I didn’t love her.
Words. Echoed. Faded. Revisited a thousand times between lonely nights and a glass filled with Brandy. He didn’t love her. It’s true. He never did, in fact. Maybe at some point, in his darkest of days. When the revolver in his desk would rattle and call him to open the damned drawer. Maybe, then… She might had been a sliver of light pushing through the clouds.
He didn’t love her.
The secret was out. The silence severe. John had finally told him. I didn’t love her. Ten days ago, Friday the 6th of January. His birthday. All because Sherlock Holmes was too trusting and too blind to see the truth. All because Sherlock believes in John Watson. The noble soldier. Always.
He remembers the blank look of utter confusion that he got at those words and he finds himself almost laughing. Pained and sarcastic but it’s still laughter all the same. Naturally, he missed the wince of pain and heartache from the broken figure; sitting unmoving in that armchair before him. Naturally.
They got back to 221B after that. Him and Rosie. Moved in. Needless hassle. Sherlock let them move back in, actually. John doesn’t even remember the look on his face when he showed up with the pushchair and the boxes. He was ashamed, looking at his feet. What an idiot. Coward.
He wasn’t the only one. Sherlock didn’t look at him that day either. But John wouldn’t blame him. He had every right to close off. The oh-so-noble doctor had beaten him to pulp three weeks before. How could anyone be expected to open up after that? Trust? No, that was out of the question. How could Sherlock know when John will snap next? How could anyone? Plus, the former -for the moment- detective wouldn’t even discuss it -or anything regarding feelings- after that day. No. He wouldn’t dare. Even if John wanted him to.
That’s right. Keep good old Doctor Watson calm.
Awkward. That’s what it was afterwards. Awkward and impossible. How could a coward ever find any courage to speak to a man that didn’t even look at him anymore? He had offered tea. Back to normal as always. Pretending nothing happened. Dancing around at the edge of thin rope. Broken hearts, the only resolution waiting at the bottom of the ironically bottomless pit underneath them.
Mm? Yes, sure.
The singular reply. Even if there was already a half-finished mug on the coffee table. John hadn’t stopped to look. All he truly remembers now is the glimpse he got at the tensed up, long figure, contemplating him knowingly. Was it hurt he saw? Surrender? A posture suggesting the simple fact the owner had given up on life itself? John pushed it all away. Yet again. Coward.
I didn’t love her.
One of the less important secrets that were unearthed that day.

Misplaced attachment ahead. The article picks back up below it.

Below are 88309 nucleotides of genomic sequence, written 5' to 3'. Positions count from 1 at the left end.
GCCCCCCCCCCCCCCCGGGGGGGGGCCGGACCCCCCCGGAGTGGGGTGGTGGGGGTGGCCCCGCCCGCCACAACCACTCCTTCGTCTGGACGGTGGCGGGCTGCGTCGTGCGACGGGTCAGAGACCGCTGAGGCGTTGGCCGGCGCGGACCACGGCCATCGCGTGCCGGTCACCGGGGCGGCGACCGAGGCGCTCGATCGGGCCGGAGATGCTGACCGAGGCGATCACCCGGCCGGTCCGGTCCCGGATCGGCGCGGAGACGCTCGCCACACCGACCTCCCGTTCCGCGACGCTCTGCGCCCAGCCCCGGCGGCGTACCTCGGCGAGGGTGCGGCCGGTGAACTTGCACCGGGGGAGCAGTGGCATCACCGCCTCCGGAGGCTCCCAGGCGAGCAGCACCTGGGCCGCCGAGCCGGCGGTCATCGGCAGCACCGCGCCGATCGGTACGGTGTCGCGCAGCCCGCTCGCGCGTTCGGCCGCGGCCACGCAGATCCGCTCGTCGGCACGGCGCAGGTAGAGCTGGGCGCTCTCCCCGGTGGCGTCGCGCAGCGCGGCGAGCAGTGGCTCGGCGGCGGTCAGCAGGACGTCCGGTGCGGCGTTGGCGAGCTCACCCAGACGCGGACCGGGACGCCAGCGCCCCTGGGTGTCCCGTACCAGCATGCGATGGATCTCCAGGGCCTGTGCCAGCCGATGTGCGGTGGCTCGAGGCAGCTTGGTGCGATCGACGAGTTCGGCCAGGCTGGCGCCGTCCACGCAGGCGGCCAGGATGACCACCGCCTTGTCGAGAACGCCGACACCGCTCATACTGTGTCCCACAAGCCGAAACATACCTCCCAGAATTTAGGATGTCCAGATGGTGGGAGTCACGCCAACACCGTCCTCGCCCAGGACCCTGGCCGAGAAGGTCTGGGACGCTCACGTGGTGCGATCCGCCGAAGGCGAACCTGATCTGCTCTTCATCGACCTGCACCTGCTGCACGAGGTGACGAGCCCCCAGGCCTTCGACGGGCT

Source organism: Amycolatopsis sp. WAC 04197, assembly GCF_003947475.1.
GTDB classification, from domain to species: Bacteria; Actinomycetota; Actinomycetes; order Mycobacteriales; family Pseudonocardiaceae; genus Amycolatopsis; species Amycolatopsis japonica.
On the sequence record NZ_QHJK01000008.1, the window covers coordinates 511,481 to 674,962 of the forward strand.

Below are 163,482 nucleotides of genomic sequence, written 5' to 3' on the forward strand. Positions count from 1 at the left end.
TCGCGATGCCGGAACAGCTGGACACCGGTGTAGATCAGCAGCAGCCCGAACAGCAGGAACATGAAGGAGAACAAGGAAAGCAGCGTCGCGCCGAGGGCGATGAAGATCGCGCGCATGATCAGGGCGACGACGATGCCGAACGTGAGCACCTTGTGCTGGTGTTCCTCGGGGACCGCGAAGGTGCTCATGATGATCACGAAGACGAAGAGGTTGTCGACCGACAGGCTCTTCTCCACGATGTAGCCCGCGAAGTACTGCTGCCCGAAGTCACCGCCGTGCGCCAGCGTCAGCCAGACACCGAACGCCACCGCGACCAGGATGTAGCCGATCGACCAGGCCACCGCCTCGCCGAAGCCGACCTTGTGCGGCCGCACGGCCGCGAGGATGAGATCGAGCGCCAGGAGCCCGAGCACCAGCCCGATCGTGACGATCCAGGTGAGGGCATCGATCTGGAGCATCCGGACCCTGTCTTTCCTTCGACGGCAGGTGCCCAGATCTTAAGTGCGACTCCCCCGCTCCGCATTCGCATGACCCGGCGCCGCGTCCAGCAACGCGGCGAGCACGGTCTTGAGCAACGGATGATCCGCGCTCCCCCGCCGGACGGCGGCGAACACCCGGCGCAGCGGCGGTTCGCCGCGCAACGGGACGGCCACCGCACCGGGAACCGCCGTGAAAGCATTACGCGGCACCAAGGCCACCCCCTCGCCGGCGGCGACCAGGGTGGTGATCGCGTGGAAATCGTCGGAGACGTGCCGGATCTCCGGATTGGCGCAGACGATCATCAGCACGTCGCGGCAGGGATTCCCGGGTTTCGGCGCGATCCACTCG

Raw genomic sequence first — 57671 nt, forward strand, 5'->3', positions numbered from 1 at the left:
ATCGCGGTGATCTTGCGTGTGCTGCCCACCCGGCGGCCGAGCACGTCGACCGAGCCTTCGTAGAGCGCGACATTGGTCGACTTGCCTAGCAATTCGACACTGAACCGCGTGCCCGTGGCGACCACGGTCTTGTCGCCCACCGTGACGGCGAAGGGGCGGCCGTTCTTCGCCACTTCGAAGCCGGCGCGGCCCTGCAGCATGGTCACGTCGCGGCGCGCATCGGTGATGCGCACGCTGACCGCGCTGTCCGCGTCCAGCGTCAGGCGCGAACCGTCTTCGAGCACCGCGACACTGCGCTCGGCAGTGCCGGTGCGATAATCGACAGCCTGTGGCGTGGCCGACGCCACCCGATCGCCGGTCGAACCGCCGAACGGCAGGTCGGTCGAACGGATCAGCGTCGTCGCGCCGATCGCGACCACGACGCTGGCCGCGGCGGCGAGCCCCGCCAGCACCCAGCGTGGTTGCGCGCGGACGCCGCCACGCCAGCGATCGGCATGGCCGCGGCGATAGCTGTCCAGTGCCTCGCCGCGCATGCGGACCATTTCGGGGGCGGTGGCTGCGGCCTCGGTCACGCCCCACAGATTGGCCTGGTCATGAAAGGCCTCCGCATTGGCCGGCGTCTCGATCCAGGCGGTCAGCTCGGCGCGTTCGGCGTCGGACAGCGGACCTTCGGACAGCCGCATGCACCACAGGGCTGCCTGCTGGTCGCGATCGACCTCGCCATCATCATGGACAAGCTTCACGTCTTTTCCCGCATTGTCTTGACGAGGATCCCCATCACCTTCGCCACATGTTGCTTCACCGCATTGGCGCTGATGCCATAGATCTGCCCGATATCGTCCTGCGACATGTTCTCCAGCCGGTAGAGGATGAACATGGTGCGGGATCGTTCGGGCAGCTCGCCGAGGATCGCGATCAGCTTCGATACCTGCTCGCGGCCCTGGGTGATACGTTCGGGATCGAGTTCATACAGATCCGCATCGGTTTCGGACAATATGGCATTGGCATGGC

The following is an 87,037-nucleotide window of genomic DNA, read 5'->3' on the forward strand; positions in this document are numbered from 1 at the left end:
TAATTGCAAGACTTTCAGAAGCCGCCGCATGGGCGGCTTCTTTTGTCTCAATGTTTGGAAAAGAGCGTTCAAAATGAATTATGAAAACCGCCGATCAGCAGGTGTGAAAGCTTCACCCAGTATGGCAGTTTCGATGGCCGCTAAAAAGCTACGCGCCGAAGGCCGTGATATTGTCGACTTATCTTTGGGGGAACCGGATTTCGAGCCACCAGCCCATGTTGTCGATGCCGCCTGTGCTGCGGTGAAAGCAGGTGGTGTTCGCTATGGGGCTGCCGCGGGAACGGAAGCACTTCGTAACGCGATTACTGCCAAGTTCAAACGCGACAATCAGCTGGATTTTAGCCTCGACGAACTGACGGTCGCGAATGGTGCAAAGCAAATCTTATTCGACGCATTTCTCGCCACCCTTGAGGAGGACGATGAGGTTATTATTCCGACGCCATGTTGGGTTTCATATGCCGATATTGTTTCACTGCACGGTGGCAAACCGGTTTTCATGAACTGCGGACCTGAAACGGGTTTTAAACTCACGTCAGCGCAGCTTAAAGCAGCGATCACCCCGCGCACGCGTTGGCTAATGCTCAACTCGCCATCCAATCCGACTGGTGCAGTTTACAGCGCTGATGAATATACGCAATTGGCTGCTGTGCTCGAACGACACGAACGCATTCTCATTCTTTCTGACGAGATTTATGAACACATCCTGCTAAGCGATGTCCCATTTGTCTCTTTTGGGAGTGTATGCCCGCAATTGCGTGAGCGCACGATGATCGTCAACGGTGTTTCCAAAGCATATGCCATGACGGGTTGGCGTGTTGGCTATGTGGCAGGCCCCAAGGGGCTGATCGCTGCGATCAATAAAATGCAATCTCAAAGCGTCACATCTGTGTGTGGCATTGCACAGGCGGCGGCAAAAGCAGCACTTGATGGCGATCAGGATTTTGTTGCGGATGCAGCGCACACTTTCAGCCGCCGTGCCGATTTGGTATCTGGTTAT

John told him, tried to reason with him, shouted at him although it might had been that he mostly shouted at himself. He told him why he reached the hospital in time. How Mrs Hudson had shown them all where to find the DVD with the recording of the woman John did never love. Purposely left there. In 221B for John to find, for John to see, for John to play the hero without being one.
It wasn’t some valiant effort to save a friend. Neither John’s oh-so-caring-and-protective nature. It was a damned DVD left there by his dead wife. A message to send Sherlock to his death. Because maybe she wanted to finish what she started. Because she never truly believed in John Watson. Not like Sherlock Holmes continues to irrationally do beyond all hope.
Sherlock hadn’t known but he didn’t seem to mind either. He was apathetic at best. He should have known, damn it. He should have. How could he not? He had everything planned even with his mind shooting up on drugs. It was Sherlock! Sherlock, who let his chances pass by one after the other and doesn’t care. Sherlock, who is meticulously stubborn on not having any emotionally charged human contact at all. Frankly, John was sick of this. He couldn’t let him do that anymore. So, he told him so. Multiple times. The damned genius just wouldn’t listen.
You are doing yourself a disservice.
No. John wouldn’t take that crap. Sherlock didn’t actually know him anymore. They weren’t the same as before. They never would be. John couldn’t be the same. Not after everything. Not after Bart’s. Ever. He didn’t love her. He never did. If that’s not a clever comeback, then what is? It’s cruel and sharp and painful and he’s shaking with his skin rubbed raw, clawed open bit by bit. He could never be the same with Sherlock looking at him. Just like that. That look. That damned look.
And it was only then that it finally came into view. The truth. His one truth. John Watson’s truth.